Really nice to hear about the audition process from both sides of the coin. I've been in both Director courses and Acting workshops where there's an "us vs them" mentality. The attitude that the other profession is the enemy is so common. Yes technically they speak a different language so its important to learn how the other sees the process. This discussion is great for closing the divide and hopefully we can all understand that actors and directors are actually on the same team.


I don't know that she realizes that some of the advice she gives about how to make a movie can apply to life. The quote from this segment, which I truncated for the purpose of making my point, is absolutely wonderful to apply to one's life, "Very often, people will make decisions through fear. I think that's natural. I think it's a human condition, that we try to avoid things that scare us. We might try to steer away from things that are bold. We might try to not do something that exposes us too much personally. And we have to look at that objectively. I think you have to stand outside of yourself objectively and make sure that you're not choosing...because you're afraid of something."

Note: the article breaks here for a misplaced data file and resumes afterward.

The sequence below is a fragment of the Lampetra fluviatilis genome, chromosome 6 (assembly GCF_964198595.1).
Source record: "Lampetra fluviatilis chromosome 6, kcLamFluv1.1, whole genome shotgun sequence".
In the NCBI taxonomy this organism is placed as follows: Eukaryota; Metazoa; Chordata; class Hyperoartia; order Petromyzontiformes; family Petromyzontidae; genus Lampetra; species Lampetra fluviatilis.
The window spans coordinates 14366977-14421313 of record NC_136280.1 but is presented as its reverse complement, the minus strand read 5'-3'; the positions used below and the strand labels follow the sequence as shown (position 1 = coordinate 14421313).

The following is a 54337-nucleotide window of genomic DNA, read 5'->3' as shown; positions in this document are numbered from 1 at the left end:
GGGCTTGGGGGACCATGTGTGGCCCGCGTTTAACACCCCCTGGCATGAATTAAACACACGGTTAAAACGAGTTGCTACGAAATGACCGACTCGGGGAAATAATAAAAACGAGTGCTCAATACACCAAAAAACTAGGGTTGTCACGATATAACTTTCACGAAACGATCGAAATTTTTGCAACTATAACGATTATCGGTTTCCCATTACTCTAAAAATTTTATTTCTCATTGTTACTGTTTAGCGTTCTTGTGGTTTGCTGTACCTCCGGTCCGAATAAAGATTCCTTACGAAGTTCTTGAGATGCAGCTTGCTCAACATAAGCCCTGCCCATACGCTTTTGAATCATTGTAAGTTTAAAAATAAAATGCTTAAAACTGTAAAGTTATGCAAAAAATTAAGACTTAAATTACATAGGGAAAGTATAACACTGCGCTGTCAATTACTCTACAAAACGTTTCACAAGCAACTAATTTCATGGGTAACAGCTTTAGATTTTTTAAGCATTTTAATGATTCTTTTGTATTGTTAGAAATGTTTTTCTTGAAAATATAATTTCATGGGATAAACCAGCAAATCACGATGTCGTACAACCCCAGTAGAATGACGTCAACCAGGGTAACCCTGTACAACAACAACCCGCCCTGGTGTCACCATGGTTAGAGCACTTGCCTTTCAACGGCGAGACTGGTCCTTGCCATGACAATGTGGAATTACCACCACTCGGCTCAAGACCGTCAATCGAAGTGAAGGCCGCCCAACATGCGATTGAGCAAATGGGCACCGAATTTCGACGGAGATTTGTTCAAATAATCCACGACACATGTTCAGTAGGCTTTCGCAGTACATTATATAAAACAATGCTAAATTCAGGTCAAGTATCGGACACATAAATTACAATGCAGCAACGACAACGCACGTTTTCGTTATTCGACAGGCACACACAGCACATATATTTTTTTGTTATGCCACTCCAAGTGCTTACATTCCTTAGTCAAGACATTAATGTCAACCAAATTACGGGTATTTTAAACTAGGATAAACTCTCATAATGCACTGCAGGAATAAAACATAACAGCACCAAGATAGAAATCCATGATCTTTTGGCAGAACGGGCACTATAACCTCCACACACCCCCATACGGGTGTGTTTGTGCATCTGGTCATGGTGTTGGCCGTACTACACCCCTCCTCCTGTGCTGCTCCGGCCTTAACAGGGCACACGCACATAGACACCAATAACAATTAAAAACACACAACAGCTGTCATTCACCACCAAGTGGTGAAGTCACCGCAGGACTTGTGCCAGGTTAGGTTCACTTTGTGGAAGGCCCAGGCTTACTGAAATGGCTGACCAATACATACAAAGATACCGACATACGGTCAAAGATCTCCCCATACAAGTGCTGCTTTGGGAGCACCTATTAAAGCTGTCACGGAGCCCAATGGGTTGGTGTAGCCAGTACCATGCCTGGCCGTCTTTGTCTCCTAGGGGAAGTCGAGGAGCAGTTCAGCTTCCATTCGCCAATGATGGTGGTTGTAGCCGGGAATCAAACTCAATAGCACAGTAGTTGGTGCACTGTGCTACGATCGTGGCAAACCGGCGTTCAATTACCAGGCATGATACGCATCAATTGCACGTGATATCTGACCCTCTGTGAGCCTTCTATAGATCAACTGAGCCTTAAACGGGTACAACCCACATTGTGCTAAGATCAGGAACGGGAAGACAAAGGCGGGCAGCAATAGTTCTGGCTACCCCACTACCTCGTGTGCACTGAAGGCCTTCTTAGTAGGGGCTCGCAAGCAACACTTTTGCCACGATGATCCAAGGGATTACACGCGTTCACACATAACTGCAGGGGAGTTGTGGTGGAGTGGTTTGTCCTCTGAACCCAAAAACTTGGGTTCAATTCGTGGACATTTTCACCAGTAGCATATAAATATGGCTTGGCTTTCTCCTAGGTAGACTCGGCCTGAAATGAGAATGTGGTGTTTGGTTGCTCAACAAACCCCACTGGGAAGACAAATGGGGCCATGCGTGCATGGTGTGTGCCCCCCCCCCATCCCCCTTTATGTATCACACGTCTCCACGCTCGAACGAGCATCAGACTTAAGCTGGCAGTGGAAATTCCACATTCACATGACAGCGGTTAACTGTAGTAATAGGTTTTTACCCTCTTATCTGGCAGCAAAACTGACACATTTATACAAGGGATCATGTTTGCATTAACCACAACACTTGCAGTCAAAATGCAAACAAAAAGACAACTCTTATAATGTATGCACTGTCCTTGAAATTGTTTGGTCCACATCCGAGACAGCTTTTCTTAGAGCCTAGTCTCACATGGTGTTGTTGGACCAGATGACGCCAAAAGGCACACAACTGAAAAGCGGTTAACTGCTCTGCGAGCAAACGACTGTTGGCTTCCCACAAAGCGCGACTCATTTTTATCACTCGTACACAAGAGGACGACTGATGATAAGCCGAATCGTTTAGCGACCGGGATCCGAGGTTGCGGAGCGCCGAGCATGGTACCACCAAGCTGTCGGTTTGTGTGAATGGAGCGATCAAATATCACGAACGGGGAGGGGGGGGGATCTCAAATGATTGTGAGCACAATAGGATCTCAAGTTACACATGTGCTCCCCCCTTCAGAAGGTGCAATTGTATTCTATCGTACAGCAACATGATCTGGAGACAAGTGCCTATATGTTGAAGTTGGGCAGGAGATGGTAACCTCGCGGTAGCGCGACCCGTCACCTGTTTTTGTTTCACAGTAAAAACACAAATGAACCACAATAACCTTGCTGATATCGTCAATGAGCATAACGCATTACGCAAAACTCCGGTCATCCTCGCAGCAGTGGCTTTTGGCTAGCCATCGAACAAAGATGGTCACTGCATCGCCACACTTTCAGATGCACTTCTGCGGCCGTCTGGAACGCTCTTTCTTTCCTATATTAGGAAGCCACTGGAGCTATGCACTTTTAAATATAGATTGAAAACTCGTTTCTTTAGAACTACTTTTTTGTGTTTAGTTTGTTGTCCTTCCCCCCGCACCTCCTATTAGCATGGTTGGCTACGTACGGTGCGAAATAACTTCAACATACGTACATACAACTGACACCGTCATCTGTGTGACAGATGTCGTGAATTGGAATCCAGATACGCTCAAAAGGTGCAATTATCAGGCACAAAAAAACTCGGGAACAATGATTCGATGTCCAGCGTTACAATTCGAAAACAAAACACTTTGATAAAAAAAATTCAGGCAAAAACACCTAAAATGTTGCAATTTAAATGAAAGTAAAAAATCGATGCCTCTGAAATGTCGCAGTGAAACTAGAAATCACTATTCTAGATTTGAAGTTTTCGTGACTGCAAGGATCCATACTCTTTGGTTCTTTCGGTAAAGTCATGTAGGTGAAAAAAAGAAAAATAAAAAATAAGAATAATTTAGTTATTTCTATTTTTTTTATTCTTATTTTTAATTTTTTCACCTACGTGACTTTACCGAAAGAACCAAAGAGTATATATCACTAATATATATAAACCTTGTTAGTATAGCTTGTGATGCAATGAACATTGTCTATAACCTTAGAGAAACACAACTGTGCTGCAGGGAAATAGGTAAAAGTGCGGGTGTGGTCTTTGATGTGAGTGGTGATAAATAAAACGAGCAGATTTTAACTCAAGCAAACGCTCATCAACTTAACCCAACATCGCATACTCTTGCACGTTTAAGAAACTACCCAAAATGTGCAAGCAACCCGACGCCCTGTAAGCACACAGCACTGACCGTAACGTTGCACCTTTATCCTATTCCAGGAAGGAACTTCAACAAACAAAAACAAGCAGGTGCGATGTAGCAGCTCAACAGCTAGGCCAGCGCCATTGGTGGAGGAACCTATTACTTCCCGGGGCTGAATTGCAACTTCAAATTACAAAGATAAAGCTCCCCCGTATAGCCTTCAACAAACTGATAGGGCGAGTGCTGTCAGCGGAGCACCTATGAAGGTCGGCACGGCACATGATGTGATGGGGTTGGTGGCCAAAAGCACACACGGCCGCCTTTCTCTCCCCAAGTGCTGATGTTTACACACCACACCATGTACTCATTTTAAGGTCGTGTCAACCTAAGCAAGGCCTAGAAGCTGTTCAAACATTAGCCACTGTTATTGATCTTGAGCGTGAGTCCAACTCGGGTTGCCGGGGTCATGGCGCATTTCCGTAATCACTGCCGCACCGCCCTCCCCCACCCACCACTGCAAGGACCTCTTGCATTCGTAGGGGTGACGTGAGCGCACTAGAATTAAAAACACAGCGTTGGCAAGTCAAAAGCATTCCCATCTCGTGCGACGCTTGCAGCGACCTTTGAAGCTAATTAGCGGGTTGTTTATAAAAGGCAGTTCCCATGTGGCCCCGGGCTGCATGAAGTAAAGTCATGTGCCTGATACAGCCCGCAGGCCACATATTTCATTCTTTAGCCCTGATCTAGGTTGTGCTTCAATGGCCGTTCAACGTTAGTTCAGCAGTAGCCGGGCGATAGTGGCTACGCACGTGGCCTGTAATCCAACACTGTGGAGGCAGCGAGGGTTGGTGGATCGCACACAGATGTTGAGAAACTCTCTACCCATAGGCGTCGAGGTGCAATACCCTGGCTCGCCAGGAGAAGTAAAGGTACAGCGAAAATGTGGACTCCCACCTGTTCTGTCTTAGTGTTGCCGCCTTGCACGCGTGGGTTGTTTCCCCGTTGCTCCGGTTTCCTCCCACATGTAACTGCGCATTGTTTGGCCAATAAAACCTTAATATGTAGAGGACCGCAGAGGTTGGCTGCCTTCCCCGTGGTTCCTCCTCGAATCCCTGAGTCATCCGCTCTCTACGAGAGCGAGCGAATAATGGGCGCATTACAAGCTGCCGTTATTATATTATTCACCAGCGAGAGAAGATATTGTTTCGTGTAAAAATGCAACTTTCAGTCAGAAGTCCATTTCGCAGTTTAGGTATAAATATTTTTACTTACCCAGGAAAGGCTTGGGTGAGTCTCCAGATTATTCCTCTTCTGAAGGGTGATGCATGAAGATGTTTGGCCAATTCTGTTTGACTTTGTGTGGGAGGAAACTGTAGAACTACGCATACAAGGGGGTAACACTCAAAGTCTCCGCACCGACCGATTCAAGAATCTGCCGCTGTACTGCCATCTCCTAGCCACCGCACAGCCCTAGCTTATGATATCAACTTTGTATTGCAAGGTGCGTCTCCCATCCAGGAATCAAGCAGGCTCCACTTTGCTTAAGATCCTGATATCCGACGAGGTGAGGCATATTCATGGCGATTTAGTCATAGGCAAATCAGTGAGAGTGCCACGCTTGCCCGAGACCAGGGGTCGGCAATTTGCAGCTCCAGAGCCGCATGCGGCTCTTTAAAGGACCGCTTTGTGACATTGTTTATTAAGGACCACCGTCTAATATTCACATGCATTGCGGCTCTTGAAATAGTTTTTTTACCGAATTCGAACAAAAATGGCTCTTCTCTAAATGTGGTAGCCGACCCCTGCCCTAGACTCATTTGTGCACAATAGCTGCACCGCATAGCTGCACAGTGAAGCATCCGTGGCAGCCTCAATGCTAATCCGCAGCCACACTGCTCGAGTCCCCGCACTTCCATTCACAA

Casting your movie, I would say, is the most important thing, because there are a lot of choices that you can change in the moment. There are a lot of decisions that you can make and remake over time. But with an actor, you've chosen a human being that comes with a whole history of possibility and impossibilities. And hopefully, you've made that choice carefully, because in 20 minutes, you're not going to be able to change drastically somebody's entire performance. Hopefully, you know when you cast an actor-- you've known that you're on the same train, that you're speaking the same language, that hopefully you're telling the same story. And hopefully, they are open enough to tell you what they've been working on. I think people sometimes believe that a director entirely creates a performance from an actor. I've never found that to be true. I found that a director can inspire an actor to bring a performance to the table, that a director can collaborate with an actor during their process. But it really is the actor who, through preparation, brings everything to the table. And then it really is the director as a kind of dog whisperer who's able to shepherd that actor and to shift and maybe change them slightly in certain different directions. But you really only have a few minutes to change an actor's performance. So it's-- hopefully, you've gotten the right actor. Occasionally, an actor will pop out to you when you're reading a script. But for me, that doesn't happen very often. I think-- for me, I think about the story first. I think about the changes that I might want to make to that story, the development process of the script. And then little by little, actors might emerge. The casting process is really what starts making it all bubble up, where you start seeing actors say the lines. And you start understanding why dialogue works or doesn't work. And then you start understanding why that actor is correct or why that actor isn't quite right. That process of having that time of watching actors inhabit the characters and come up with things and bring things to the table, that to me is so important. And I would never cut it short. These days, we have all this technology with video, and you can see people remotely. And you can scroll through 50 different performances in a very short period of time. And sometimes that shortchanges the process of hearing the words over and over again spoken, watching actors grapple and struggle with problems in the screenplay. I like to take as much time as I can in the casting process. And I like to be in the room if I can. I've been working with the same casting director for many, many years, a good friend, Avy Kaufman, and Avy, a very well-known casting director. We were all very young together. And the experience that we had together that I think was the most seminal for us was finding the little boy to play Tate in "Little Man Tate." We went through hundreds of children, lots of actor ...